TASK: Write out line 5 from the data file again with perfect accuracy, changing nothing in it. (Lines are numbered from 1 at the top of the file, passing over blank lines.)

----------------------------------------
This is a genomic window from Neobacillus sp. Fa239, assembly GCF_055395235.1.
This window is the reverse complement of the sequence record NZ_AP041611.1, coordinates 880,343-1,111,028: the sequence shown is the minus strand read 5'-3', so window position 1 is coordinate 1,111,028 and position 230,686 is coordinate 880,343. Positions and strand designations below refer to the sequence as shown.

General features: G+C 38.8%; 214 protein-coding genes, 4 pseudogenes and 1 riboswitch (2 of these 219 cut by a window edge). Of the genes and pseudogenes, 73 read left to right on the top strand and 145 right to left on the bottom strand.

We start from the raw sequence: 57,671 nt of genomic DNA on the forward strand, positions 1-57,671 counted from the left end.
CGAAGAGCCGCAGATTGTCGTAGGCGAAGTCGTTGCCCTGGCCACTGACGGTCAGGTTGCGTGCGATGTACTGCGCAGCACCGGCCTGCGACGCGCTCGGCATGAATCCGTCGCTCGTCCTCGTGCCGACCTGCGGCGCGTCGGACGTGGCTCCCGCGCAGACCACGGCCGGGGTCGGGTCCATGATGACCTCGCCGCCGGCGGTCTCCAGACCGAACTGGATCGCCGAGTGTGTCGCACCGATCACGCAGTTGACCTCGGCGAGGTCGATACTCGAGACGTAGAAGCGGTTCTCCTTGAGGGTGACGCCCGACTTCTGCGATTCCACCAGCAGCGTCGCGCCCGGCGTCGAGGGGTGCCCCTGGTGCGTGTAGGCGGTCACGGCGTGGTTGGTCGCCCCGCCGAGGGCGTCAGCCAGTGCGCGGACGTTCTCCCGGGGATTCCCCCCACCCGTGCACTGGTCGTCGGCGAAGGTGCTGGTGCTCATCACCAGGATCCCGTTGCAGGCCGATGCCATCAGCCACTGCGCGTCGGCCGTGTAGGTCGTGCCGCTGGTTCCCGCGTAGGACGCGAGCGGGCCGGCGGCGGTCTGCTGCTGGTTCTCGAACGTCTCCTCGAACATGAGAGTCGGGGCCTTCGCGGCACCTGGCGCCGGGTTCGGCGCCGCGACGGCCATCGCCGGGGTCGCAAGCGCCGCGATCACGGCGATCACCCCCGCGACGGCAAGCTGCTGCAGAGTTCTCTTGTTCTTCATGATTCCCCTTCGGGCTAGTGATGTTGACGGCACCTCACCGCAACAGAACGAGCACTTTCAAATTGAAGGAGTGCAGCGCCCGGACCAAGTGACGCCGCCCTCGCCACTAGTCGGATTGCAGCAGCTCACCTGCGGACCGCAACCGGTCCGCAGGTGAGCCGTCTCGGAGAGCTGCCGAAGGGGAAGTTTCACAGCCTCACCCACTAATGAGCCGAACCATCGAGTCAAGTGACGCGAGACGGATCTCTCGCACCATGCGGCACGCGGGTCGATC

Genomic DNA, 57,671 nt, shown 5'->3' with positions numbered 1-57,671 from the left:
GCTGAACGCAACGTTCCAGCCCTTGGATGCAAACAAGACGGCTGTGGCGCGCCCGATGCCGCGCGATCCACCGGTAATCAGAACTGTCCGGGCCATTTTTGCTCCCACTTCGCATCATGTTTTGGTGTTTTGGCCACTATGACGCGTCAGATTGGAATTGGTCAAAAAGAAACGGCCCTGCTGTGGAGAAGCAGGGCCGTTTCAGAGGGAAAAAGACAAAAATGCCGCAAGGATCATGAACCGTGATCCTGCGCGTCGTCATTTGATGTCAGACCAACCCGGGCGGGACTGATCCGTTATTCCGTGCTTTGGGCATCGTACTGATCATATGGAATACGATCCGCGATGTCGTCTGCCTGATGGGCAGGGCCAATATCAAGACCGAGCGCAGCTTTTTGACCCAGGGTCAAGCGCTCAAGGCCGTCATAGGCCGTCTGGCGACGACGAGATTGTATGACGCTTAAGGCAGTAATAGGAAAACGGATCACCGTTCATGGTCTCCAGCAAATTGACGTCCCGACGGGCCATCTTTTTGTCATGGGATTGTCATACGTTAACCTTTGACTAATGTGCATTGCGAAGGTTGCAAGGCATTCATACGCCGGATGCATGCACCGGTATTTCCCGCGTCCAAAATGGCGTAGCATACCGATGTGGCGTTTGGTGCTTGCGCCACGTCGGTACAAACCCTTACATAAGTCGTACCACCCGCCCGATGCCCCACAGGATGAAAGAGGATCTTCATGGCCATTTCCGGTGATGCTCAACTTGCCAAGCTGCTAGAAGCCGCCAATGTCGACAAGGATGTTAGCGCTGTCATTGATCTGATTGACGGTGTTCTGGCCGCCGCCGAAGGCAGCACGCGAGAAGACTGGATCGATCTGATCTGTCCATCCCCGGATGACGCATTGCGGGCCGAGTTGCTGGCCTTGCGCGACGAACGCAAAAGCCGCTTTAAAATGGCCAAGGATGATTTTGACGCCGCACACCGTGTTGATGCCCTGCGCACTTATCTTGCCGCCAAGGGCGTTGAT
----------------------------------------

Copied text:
CGAAGAGCCGCAGATTGTCGTAGGCGAAGTCGTTGCCCTGGCCACTGACGGTCAGGTTGCGTGCGATGTACTGCGCAGCACCGGCCTGCGACGCGCTCGGCATGAATCCGTCGCTCGTCCTCGTGCCGACCTGCGGCGCGTCGGACGTGGCTCCCGCGCAGACCACGGCCGGGGTCGGGTCCATGATGACCTCGCCGCCGGCGGTCTCCAGACCGAACTGGATCGCCGAGTGTGTCGCACCGATCACGCAGTTGACCTCGGCGAGGTCGATACTCGAGACGTAGAAGCGGTTCTCCTTGAGGGTGACGCCCGACTTCTGCGATTCCACCAGCAGCGTCGCGCCCGGCGTCGAGGGGTGCCCCTGGTGCGTGTAGGCGGTCACGGCGTGGTTGGTCGCCCCGCCGAGGGCGTCAGCCAGTGCGCGGACGTTCTCCCGGGGATTCCCCCCACCCGTGCACTGGTCGTCGGCGAAGGTGCTGGTGCTCATCACCAGGATCCCGTTGCAGGCCGATGCCATCAGCCACTGCGCGTCGGCCGTGTAGGTCGTGCCGCTGGTTCCCGCGTAGGACGCGAGCGGGCCGGCGGCGGTCTGCTGCTGGTTCTCGAACGTCTCCTCGAACATGAGAGTCGGGGCCTTCGCGGCACCTGGCGCCGGGTTCGGCGCCGCGACGGCCATCGCCGGGGTCGCAAGCGCCGCGATCACGGCGATCACCCCCGCGACGGCAAGCTGCTGCAGAGTTCTCTTGTTCTTCATGATTCCCCTTCGGGCTAGTGATGTTGACGGCACCTCACCGCAACAGAACGAGCACTTTCAAATTGAAGGAGTGCAGCGCCCGGACCAAGTGACGCCGCCCTCGCCACTAGTCGGATTGCAGCAGCTCACCTGCGGACCGCAACCGGTCCGCAGGTGAGCCGTCTCGGAGAGCTGCCGAAGGGGAAGTTTCACAGCCTCACCCACTAATGAGCCGAACCATCGAGTCAAGTGACGCGAGACGGATCTCTCGCACCATGCGGCACGCGGGTCGATC